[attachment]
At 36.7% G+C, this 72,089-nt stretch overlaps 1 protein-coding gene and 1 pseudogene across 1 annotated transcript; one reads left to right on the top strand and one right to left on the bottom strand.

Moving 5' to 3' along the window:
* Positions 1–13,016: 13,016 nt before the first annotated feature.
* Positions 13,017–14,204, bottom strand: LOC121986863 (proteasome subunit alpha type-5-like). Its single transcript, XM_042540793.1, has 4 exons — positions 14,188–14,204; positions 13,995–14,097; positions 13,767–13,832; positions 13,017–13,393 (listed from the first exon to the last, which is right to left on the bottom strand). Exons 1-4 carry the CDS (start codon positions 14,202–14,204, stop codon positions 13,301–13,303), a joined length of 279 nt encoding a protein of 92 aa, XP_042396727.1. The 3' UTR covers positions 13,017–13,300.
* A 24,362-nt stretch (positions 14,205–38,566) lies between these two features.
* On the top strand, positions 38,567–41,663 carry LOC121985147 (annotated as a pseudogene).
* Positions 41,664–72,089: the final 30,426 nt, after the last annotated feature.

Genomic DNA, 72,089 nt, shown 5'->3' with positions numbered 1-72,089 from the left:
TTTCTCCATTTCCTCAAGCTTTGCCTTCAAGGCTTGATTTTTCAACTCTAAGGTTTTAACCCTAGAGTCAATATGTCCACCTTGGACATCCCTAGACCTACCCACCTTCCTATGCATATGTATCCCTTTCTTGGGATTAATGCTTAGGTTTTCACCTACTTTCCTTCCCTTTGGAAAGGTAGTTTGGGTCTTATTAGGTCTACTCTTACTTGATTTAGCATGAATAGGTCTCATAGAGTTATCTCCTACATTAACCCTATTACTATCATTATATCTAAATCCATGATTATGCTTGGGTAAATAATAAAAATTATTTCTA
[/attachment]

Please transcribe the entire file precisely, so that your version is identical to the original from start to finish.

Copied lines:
At 36.7% G+C, this 72,089-nt stretch overlaps 1 protein-coding gene and 1 pseudogene across 1 annotated transcript; one reads left to right on the top strand and one right to left on the bottom strand.

Moving 5' to 3' along the window:
* Positions 1–13,016: 13,016 nt before the first annotated feature.
* Positions 13,017–14,204, bottom strand: LOC121986863 (proteasome subunit alpha type-5-like). Its single transcript, XM_042540793.1, has 4 exons — positions 14,188–14,204; positions 13,995–14,097; positions 13,767–13,832; positions 13,017–13,393 (listed from the first exon to the last, which is right to left on the bottom strand). Exons 1-4 carry the CDS (start codon positions 14,202–14,204, stop codon positions 13,301–13,303), a joined length of 279 nt encoding a protein of 92 aa, XP_042396727.1. The 3' UTR covers positions 13,017–13,300.
* A 24,362-nt stretch (positions 14,205–38,566) lies between these two features.
* On the top strand, positions 38,567–41,663 carry LOC121985147 (annotated as a pseudogene).
* Positions 41,664–72,089: the final 30,426 nt, after the last annotated feature.

Genomic DNA, 72,089 nt, shown 5'->3' with positions numbered 1-72,089 from the left:
TTTCTCCATTTCCTCAAGCTTTGCCTTCAAGGCTTGATTTTTCAACTCTAAGGTTTTAACCCTAGAGTCAATATGTCCACCTTGGACATCCCTAGACCTACCCACCTTCCTATGCATATGTATCCCTTTCTTGGGATTAATGCTTAGGTTTTCACCTACTTTCCTTCCCTTTGGAAAGGTAGTTTGGGTCTTATTAGGTCTACTCTTACTTGATTTAGCATGAATAGGTCTCATAGAGTTATCTCCTACATTAACCCTATTACTATCATTATATCTAAATCCATGATTATGCTTGGGTAAATAATAAAAATTATTTCTA